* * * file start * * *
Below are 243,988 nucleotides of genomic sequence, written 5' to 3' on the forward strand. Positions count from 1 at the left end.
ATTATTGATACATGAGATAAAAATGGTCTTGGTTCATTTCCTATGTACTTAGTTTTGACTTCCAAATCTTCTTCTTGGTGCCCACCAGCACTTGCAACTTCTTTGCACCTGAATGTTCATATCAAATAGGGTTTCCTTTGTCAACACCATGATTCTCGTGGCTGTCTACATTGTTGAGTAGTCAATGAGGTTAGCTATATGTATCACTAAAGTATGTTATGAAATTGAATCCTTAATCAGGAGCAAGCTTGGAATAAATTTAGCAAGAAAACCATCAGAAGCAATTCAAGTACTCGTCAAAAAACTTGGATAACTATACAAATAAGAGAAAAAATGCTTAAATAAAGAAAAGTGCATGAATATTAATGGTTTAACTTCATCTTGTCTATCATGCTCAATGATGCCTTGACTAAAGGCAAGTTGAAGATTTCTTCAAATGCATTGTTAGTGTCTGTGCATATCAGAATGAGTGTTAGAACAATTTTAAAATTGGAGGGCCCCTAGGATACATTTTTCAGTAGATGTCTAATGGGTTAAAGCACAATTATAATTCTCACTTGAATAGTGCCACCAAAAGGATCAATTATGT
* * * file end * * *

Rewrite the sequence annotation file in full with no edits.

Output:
Below are 243,988 nucleotides of genomic sequence, written 5' to 3' on the forward strand. Positions count from 1 at the left end.
ATTATTGATACATGAGATAAAAATGGTCTTGGTTCATTTCCTATGTACTTAGTTTTGACTTCCAAATCTTCTTCTTGGTGCCCACCAGCACTTGCAACTTCTTTGCACCTGAATGTTCATATCAAATAGGGTTTCCTTTGTCAACACCATGATTCTCGTGGCTGTCTACATTGTTGAGTAGTCAATGAGGTTAGCTATATGTATCACTAAAGTATGTTATGAAATTGAATCCTTAATCAGGAGCAAGCTTGGAATAAATTTAGCAAGAAAACCATCAGAAGCAATTCAAGTACTCGTCAAAAAACTTGGATAACTATACAAATAAGAGAAAAAATGCTTAAATAAAGAAAAGTGCATGAATATTAATGGTTTAACTTCATCTTGTCTATCATGCTCAATGATGCCTTGACTAAAGGCAAGTTGAAGATTTCTTCAAATGCATTGTTAGTGTCTGTGCATATCAGAATGAGTGTTAGAACAATTTTAAAATTGGAGGGCCCCTAGGATACATTTTTCAGTAGATGTCTAATGGGTTAAAGCACAATTATAATTCTCACTTGAATAGTGCCACCAAAAGGATCAATTATGT